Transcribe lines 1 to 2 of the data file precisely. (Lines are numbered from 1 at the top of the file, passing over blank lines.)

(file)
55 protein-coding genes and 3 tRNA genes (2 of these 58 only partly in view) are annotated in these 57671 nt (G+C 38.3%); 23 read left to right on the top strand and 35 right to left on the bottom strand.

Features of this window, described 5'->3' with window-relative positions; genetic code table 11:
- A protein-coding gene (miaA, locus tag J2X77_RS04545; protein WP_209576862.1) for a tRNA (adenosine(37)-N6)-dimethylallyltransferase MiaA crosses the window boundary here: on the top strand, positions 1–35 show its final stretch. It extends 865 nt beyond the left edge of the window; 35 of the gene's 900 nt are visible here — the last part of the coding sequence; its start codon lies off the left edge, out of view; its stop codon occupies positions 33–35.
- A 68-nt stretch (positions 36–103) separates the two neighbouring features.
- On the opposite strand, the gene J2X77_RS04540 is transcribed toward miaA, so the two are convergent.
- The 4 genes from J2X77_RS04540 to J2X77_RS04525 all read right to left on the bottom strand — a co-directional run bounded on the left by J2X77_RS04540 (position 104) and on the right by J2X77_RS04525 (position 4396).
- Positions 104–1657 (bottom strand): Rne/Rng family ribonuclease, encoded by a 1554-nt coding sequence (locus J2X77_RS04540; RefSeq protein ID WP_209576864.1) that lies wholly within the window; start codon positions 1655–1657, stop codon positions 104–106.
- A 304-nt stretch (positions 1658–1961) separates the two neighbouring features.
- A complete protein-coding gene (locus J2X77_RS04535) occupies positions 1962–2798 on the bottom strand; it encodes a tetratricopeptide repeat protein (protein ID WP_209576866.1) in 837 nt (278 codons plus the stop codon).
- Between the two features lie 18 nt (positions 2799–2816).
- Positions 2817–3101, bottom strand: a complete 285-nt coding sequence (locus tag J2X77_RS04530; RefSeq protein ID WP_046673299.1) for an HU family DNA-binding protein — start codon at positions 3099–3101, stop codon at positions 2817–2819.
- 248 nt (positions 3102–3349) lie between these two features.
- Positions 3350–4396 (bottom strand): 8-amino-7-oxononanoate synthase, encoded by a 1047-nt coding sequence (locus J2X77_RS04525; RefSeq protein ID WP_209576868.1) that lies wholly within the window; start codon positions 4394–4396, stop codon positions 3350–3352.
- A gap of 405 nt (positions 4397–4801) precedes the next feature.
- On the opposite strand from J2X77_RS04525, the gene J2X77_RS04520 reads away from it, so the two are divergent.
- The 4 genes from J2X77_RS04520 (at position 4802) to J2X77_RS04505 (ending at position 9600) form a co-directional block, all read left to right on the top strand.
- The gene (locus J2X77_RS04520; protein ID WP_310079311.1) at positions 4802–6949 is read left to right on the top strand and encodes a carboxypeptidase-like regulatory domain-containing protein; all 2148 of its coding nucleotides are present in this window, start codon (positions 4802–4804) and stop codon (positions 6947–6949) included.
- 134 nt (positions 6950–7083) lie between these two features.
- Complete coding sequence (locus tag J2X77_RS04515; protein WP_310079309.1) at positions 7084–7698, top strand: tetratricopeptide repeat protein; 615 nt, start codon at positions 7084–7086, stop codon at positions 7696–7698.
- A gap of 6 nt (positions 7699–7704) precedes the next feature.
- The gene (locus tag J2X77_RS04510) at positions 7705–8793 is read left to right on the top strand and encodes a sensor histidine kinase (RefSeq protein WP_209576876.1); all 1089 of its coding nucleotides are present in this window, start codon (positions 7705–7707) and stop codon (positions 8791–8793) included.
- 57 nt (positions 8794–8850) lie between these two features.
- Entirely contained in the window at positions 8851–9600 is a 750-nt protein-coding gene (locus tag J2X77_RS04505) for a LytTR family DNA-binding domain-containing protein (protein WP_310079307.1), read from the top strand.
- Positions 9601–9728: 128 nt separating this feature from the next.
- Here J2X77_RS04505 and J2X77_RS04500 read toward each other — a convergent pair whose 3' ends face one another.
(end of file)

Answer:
55 protein-coding genes and 3 tRNA genes (2 of these 58 only partly in view) are annotated in these 57671 nt (G+C 38.3%); 23 read left to right on the top strand and 35 right to left on the bottom strand.

Features of this window, described 5'->3' with window-relative positions; genetic code table 11: